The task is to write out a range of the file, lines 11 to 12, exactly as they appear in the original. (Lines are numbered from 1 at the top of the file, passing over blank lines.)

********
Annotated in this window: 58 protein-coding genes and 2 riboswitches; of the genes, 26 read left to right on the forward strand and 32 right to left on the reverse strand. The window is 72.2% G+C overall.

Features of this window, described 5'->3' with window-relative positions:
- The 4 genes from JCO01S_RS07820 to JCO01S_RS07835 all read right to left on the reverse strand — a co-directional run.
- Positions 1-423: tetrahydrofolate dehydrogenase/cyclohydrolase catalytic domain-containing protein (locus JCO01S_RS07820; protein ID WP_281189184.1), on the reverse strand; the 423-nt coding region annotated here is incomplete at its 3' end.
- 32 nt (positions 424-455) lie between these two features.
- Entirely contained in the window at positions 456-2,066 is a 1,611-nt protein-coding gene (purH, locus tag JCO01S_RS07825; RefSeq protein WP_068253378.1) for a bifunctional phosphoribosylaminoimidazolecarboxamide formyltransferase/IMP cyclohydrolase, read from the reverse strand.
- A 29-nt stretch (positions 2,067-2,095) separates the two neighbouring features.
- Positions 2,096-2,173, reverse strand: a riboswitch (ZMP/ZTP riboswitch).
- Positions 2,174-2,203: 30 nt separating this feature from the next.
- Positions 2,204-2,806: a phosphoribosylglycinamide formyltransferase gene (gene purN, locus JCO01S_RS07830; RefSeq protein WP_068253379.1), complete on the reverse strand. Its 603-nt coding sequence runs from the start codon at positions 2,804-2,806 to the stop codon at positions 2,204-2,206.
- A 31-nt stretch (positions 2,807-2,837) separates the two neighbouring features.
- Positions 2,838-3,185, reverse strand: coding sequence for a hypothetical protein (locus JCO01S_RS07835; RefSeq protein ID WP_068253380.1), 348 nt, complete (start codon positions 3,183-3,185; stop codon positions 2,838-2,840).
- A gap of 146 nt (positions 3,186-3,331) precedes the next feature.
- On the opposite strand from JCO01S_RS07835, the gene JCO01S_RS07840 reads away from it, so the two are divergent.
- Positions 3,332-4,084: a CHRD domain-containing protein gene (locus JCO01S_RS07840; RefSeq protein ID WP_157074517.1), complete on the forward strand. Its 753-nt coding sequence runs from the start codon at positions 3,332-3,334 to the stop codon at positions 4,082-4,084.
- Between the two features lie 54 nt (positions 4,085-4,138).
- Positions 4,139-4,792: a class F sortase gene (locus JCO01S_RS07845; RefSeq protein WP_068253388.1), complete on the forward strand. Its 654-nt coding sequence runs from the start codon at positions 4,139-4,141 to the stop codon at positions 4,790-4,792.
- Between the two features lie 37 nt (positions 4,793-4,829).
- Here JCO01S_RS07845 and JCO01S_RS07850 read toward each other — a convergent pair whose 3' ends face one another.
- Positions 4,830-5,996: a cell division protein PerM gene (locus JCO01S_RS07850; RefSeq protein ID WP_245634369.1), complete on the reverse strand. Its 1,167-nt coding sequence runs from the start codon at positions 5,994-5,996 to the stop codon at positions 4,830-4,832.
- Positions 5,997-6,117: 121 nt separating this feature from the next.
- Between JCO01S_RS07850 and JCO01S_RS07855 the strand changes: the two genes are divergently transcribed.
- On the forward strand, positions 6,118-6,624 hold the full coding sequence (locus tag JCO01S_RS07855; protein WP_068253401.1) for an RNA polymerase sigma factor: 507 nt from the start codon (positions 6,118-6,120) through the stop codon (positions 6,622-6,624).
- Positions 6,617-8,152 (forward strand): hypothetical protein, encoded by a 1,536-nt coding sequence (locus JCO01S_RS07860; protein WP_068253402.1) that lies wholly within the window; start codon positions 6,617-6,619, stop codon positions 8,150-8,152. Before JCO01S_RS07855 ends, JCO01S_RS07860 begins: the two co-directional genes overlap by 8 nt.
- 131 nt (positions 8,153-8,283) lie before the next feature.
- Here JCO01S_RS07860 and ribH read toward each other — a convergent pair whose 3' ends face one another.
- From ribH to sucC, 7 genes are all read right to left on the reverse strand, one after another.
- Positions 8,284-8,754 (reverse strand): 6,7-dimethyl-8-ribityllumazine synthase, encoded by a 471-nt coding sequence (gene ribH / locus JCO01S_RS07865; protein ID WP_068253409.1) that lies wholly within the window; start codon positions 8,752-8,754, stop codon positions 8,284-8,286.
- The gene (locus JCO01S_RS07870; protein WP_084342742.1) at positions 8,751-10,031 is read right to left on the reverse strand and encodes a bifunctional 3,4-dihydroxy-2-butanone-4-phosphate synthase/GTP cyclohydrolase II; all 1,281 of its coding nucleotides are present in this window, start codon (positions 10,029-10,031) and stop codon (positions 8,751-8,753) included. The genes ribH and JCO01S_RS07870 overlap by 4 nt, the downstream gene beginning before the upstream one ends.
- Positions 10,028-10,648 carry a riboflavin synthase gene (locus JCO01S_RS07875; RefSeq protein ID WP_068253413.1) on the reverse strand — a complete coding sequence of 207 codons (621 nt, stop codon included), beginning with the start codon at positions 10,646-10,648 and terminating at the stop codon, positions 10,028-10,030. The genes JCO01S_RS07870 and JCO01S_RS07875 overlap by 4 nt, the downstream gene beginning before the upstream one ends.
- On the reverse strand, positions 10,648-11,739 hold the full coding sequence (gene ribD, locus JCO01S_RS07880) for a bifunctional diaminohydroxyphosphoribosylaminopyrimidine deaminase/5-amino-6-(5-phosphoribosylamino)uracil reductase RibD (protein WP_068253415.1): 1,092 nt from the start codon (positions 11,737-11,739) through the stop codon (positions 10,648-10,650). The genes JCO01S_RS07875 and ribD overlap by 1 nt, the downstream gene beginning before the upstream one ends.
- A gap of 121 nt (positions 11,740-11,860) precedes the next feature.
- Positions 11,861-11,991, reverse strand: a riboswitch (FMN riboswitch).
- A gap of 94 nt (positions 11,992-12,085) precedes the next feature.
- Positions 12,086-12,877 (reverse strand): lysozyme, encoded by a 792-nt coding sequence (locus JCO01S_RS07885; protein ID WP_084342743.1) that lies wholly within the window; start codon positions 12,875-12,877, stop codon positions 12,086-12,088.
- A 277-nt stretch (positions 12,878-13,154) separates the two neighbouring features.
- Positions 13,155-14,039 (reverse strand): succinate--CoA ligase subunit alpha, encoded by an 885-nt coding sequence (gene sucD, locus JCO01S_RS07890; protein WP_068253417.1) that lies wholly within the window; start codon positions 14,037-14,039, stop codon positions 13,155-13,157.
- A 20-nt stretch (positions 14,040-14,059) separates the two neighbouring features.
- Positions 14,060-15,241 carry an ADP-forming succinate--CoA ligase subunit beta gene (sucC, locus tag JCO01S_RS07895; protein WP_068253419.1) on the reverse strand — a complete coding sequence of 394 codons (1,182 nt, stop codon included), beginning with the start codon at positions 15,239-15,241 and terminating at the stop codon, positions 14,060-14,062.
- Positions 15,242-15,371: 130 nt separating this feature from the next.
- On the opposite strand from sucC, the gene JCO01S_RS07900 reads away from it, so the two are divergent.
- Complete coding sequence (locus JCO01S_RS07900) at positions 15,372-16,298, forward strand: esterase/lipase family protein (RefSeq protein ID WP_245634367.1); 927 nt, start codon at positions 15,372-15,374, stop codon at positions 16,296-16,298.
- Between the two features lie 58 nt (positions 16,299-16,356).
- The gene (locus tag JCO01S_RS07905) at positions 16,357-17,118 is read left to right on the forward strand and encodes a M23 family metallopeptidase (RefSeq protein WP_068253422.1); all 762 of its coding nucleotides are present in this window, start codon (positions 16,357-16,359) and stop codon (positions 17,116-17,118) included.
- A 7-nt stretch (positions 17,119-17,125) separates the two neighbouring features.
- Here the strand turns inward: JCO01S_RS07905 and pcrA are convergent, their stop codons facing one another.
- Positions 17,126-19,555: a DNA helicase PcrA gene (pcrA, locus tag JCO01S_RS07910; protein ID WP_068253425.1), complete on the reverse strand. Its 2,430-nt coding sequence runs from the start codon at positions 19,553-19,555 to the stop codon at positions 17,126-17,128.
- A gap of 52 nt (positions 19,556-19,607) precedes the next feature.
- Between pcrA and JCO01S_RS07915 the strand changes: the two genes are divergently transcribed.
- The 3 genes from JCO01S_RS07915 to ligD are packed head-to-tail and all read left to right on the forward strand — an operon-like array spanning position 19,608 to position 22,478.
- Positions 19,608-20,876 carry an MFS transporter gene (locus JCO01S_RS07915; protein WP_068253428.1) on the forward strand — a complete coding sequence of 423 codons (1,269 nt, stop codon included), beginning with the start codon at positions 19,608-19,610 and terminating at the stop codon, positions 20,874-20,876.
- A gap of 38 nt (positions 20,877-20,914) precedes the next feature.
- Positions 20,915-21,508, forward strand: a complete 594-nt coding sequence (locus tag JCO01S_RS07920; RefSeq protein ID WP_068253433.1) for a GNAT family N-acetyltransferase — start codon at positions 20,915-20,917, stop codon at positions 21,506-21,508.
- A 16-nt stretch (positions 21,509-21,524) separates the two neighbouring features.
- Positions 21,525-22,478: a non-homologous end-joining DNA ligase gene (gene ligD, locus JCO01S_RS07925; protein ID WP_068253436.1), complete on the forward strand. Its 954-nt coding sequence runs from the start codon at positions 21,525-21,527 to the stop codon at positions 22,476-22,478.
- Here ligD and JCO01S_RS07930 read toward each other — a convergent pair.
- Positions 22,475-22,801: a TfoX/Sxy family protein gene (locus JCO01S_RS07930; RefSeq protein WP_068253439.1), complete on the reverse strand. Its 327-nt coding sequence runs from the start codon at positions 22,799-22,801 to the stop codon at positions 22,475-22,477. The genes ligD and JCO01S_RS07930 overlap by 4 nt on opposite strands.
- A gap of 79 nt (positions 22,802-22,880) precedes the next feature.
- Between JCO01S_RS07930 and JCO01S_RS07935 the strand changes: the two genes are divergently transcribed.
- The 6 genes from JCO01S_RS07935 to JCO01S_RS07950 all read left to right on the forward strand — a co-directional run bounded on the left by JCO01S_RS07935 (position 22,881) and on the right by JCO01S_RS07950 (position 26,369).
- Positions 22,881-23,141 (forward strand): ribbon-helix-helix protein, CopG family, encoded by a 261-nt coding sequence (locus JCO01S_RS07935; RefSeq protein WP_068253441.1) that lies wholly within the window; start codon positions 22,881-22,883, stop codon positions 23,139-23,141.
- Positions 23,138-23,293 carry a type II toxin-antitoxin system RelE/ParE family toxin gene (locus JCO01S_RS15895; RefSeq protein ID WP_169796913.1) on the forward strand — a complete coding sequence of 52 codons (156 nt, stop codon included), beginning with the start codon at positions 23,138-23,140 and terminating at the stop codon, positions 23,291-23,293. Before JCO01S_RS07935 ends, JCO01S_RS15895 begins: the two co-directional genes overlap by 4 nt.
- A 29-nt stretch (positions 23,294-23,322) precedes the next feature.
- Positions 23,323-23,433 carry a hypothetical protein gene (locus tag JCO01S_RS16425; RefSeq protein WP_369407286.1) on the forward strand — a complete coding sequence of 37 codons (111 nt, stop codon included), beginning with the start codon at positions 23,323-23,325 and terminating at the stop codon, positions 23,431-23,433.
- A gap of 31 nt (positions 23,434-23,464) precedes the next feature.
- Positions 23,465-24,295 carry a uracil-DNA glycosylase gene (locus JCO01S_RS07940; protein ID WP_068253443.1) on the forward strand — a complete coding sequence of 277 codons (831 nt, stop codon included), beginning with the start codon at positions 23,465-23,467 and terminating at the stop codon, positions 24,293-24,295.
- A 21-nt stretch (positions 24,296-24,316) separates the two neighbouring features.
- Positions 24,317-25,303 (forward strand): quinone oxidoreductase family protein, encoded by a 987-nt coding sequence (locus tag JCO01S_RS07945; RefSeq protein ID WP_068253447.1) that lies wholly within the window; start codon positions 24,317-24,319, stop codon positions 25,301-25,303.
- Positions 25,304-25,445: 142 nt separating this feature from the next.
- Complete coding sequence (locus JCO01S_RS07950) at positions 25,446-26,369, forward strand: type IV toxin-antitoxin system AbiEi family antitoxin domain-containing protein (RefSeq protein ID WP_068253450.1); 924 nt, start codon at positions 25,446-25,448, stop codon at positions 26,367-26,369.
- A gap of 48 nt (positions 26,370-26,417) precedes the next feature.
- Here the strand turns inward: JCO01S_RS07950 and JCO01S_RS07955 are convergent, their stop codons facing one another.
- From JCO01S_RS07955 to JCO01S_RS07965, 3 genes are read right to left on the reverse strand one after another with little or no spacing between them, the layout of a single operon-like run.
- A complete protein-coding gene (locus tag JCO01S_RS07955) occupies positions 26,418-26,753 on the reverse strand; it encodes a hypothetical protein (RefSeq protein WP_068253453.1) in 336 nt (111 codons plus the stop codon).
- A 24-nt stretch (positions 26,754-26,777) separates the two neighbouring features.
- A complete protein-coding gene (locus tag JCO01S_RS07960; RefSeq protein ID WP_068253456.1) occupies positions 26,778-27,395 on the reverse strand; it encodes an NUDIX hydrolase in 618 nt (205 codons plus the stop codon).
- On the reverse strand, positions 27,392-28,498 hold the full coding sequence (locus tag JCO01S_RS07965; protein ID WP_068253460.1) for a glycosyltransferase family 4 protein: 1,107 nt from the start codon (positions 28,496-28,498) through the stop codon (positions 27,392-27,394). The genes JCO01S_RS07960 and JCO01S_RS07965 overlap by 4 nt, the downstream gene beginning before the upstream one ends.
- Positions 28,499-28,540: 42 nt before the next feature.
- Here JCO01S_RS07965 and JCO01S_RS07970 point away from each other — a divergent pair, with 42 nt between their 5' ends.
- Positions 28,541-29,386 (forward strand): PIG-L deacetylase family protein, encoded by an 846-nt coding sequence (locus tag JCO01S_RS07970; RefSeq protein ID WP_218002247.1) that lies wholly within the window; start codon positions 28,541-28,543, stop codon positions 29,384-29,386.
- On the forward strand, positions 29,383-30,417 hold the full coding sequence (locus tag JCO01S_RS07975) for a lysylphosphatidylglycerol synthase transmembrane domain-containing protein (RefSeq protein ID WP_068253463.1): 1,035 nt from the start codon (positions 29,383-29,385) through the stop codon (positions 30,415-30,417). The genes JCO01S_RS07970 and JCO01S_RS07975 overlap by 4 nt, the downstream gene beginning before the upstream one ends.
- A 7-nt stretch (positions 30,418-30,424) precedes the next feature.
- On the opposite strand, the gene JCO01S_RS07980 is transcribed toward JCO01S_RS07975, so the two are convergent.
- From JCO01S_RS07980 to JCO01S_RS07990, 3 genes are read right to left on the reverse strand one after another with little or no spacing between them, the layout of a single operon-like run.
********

- A 31-nt stretch (positions 2,807-2,837) separates the two neighbouring features.
- Positions 2,838-3,185, reverse strand: coding sequence for a hypothetical protein (locus JCO01S_RS07835; RefSeq protein ID WP_068253380.1), 348 nt, complete (start codon positions 3,183-3,185; stop codon positions 2,838-2,840).